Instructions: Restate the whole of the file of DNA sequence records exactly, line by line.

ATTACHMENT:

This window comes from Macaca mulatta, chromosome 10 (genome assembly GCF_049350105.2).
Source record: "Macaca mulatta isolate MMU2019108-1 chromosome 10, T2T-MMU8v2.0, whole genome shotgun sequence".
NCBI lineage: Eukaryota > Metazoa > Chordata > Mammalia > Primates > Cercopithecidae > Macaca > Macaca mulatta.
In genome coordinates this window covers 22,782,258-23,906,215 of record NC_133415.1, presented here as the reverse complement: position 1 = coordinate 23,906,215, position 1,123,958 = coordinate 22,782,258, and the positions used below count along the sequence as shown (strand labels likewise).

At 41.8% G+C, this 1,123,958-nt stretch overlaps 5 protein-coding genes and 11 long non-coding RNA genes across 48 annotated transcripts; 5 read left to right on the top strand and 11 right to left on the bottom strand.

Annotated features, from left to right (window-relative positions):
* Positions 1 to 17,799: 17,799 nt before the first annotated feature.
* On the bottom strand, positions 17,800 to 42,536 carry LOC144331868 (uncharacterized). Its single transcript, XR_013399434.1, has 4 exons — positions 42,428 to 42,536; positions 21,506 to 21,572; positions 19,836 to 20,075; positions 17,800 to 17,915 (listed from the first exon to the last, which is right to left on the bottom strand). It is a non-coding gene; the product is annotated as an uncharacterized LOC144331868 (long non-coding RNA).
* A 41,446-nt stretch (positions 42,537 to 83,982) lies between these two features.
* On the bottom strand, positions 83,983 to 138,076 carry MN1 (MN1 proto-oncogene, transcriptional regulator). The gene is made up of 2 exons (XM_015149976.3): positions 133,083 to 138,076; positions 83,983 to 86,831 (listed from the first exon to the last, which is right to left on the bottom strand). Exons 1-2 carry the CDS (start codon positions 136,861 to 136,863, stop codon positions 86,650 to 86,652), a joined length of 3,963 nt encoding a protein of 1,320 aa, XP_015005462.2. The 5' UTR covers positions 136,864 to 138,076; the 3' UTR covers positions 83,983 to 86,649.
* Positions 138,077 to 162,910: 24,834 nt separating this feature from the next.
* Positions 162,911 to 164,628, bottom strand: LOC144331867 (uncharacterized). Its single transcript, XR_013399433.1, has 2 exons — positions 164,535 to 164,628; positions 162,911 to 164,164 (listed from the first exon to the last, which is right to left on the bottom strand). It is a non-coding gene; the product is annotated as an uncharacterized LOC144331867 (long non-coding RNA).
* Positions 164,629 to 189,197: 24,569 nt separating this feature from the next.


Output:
This window comes from Macaca mulatta, chromosome 10 (genome assembly GCF_049350105.2).
Source record: "Macaca mulatta isolate MMU2019108-1 chromosome 10, T2T-MMU8v2.0, whole genome shotgun sequence".
NCBI lineage: Eukaryota > Metazoa > Chordata > Mammalia > Primates > Cercopithecidae > Macaca > Macaca mulatta.
In genome coordinates this window covers 22,782,258-23,906,215 of record NC_133415.1, presented here as the reverse complement: position 1 = coordinate 23,906,215, position 1,123,958 = coordinate 22,782,258, and the positions used below count along the sequence as shown (strand labels likewise).

At 41.8% G+C, this 1,123,958-nt stretch overlaps 5 protein-coding genes and 11 long non-coding RNA genes across 48 annotated transcripts; 5 read left to right on the top strand and 11 right to left on the bottom strand.

Annotated features, from left to right (window-relative positions):
* Positions 1 to 17,799: 17,799 nt before the first annotated feature.
* On the bottom strand, positions 17,800 to 42,536 carry LOC144331868 (uncharacterized). Its single transcript, XR_013399434.1, has 4 exons — positions 42,428 to 42,536; positions 21,506 to 21,572; positions 19,836 to 20,075; positions 17,800 to 17,915 (listed from the first exon to the last, which is right to left on the bottom strand). It is a non-coding gene; the product is annotated as an uncharacterized LOC144331868 (long non-coding RNA).
* A 41,446-nt stretch (positions 42,537 to 83,982) lies between these two features.
* On the bottom strand, positions 83,983 to 138,076 carry MN1 (MN1 proto-oncogene, transcriptional regulator). The gene is made up of 2 exons (XM_015149976.3): positions 133,083 to 138,076; positions 83,983 to 86,831 (listed from the first exon to the last, which is right to left on the bottom strand). Exons 1-2 carry the CDS (start codon positions 136,861 to 136,863, stop codon positions 86,650 to 86,652), a joined length of 3,963 nt encoding a protein of 1,320 aa, XP_015005462.2. The 5' UTR covers positions 136,864 to 138,076; the 3' UTR covers positions 83,983 to 86,649.
* Positions 138,077 to 162,910: 24,834 nt separating this feature from the next.
* Positions 162,911 to 164,628, bottom strand: LOC144331867 (uncharacterized). Its single transcript, XR_013399433.1, has 2 exons — positions 164,535 to 164,628; positions 162,911 to 164,164 (listed from the first exon to the last, which is right to left on the bottom strand). It is a non-coding gene; the product is annotated as an uncharacterized LOC144331867 (long non-coding RNA).
* Positions 164,629 to 189,197: 24,569 nt separating this feature from the next.